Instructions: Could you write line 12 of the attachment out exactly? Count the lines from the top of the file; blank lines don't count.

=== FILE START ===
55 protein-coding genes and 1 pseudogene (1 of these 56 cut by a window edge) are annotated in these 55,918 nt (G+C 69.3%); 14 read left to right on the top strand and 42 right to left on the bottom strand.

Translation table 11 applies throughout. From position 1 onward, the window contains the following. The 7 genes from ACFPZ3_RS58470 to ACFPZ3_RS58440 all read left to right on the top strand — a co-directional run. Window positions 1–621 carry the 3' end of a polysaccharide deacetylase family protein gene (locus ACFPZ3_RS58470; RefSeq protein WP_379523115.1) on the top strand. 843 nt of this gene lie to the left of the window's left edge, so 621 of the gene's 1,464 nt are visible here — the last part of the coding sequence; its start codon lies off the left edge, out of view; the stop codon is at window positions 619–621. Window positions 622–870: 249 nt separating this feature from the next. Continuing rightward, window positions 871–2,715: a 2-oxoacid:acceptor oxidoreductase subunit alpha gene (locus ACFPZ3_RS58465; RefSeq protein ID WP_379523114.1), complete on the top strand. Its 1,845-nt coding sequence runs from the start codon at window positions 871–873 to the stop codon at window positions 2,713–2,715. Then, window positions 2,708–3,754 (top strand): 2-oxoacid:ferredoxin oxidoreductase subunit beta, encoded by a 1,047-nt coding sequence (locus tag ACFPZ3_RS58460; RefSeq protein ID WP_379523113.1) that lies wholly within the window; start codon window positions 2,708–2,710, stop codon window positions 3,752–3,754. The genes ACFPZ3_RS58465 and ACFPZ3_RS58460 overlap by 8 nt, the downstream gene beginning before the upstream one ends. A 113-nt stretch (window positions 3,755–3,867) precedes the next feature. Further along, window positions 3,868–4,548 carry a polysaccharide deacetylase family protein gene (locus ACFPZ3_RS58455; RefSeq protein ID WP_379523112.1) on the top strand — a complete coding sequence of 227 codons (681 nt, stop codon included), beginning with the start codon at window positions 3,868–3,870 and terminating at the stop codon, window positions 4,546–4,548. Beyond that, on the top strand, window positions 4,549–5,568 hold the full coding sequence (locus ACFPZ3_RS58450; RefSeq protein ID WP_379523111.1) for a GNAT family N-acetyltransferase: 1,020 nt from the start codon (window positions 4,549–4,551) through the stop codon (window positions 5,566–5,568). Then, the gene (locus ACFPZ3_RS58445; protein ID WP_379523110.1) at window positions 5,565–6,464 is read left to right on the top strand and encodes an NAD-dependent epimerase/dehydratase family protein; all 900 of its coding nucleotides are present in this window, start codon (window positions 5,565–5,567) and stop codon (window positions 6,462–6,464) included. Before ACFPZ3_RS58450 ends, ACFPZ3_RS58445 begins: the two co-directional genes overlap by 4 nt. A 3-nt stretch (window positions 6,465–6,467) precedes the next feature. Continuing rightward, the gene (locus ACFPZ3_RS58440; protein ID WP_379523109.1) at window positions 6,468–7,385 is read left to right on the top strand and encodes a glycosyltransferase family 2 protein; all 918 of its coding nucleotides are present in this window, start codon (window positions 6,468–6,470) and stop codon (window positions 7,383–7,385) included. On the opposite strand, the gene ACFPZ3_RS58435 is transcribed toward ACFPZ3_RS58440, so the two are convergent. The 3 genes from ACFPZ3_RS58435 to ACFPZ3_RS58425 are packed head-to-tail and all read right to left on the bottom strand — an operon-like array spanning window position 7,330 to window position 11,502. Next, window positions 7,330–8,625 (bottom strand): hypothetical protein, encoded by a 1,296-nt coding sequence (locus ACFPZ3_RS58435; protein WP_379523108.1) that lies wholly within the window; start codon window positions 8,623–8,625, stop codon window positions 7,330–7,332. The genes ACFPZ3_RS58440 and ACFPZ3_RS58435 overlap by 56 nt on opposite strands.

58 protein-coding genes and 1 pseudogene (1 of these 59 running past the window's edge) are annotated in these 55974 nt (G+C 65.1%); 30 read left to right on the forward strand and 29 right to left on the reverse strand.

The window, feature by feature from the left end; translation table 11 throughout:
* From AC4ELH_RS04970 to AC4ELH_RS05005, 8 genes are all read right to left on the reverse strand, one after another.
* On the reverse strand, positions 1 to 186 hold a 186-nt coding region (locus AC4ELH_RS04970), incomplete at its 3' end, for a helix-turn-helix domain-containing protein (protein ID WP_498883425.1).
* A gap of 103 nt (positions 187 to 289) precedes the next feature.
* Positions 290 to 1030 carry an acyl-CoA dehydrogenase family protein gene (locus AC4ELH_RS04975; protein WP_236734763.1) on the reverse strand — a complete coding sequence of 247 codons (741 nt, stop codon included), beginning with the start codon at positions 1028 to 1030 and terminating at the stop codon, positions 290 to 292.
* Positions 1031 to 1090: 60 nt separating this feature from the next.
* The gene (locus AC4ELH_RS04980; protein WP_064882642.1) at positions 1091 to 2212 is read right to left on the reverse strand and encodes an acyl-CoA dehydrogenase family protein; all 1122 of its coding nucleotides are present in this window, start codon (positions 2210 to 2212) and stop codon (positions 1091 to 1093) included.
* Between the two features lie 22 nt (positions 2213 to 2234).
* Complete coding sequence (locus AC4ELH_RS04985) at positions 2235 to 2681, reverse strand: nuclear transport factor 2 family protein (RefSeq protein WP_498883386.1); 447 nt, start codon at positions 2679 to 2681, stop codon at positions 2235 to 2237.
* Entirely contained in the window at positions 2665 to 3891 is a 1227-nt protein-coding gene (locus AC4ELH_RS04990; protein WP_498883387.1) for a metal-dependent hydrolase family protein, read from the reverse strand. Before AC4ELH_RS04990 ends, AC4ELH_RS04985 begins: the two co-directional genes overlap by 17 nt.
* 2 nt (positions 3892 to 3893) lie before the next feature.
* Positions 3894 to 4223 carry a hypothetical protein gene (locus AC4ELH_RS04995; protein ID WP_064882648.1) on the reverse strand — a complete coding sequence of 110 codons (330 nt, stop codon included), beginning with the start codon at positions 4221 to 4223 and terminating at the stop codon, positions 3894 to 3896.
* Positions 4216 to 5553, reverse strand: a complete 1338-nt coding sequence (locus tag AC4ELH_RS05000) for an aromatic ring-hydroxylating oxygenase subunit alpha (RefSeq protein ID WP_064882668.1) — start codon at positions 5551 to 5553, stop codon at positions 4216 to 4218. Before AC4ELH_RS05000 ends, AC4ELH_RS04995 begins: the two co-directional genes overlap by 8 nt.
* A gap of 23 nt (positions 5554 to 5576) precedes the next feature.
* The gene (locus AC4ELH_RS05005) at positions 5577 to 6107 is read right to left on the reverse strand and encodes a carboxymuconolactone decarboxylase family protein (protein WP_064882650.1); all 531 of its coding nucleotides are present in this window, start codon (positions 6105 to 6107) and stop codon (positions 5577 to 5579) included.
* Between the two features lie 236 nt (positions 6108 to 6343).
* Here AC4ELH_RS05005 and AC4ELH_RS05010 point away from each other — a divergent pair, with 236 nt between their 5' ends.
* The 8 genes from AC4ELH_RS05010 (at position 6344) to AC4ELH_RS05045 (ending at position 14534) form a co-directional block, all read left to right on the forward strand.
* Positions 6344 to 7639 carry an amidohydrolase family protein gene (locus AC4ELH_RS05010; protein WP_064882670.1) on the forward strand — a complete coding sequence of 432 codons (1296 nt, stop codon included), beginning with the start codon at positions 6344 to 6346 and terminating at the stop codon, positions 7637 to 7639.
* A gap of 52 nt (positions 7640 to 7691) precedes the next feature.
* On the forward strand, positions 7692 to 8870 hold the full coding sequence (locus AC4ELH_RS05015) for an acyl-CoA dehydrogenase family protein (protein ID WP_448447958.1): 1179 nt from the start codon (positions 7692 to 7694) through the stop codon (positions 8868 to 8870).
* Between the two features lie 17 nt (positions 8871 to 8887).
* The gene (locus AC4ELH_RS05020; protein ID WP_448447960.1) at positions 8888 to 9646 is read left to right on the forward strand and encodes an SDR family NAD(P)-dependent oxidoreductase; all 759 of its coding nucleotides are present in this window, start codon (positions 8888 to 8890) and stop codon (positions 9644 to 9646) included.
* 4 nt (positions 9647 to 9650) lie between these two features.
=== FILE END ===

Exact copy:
* Complete coding sequence (locus AC4ELH_RS04985) at positions 2235 to 2681, reverse strand: nuclear transport factor 2 family protein (RefSeq protein WP_498883386.1); 447 nt, start codon at positions 2679 to 2681, stop codon at positions 2235 to 2237.